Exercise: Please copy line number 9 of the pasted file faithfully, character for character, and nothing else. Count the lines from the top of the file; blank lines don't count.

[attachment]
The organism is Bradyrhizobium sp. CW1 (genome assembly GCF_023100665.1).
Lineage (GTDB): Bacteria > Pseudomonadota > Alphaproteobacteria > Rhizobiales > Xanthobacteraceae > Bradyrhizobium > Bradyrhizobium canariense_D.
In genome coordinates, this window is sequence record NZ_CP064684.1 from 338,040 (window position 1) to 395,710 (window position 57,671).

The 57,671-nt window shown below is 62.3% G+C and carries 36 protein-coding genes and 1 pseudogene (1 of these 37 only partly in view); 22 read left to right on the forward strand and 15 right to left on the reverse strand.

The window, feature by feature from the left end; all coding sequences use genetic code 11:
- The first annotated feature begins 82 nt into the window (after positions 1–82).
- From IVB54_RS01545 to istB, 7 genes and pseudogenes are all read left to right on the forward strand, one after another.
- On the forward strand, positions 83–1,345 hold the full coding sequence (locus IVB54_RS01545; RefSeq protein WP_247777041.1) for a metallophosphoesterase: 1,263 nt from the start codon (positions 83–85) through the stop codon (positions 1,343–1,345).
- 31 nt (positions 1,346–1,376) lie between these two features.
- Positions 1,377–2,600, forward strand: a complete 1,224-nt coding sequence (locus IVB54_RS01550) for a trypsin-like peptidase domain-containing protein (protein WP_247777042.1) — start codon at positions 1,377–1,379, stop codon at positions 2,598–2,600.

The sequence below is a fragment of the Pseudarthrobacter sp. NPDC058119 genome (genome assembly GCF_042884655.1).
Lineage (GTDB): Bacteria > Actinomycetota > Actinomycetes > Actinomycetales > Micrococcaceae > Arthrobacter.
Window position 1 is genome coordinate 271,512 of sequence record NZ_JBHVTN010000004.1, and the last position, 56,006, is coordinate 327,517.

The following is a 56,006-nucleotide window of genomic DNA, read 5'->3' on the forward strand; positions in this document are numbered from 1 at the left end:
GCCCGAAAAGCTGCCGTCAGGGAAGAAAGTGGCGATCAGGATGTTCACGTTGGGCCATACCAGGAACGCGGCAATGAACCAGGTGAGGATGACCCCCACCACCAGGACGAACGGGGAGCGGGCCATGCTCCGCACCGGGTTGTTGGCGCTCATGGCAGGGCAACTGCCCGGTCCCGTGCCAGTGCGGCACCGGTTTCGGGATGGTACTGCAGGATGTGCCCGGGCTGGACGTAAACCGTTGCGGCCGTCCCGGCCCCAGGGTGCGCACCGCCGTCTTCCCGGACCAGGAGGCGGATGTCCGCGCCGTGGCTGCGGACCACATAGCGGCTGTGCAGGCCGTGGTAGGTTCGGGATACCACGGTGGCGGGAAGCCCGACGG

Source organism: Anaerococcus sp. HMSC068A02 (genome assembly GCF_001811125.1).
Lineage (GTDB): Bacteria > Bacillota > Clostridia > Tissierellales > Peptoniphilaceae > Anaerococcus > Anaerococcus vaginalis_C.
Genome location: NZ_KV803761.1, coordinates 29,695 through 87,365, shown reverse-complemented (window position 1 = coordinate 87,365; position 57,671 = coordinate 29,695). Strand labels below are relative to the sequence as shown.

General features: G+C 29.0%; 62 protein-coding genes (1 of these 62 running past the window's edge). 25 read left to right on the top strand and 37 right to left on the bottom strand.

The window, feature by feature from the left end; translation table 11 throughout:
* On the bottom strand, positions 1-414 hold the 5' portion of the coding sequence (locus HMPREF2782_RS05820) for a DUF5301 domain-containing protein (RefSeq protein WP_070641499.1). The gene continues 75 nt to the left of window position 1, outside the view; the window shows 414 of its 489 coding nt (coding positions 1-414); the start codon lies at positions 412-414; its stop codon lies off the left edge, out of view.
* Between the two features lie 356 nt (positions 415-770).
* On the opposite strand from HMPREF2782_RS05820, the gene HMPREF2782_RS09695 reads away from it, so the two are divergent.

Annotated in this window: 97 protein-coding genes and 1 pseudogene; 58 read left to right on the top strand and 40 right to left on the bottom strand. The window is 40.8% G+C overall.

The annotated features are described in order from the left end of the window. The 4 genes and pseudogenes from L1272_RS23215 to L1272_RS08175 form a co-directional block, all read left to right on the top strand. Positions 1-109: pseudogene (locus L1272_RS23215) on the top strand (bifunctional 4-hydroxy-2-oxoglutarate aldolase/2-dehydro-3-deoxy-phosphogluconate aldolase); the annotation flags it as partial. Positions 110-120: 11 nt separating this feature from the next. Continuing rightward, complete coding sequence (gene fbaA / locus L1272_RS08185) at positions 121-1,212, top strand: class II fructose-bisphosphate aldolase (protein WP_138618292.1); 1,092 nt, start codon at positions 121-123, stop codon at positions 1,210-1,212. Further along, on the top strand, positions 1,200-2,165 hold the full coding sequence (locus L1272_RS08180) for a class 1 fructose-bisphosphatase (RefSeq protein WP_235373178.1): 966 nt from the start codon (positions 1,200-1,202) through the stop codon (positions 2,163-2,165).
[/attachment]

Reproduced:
- 31 nt (positions 1,346–1,376) lie between these two features.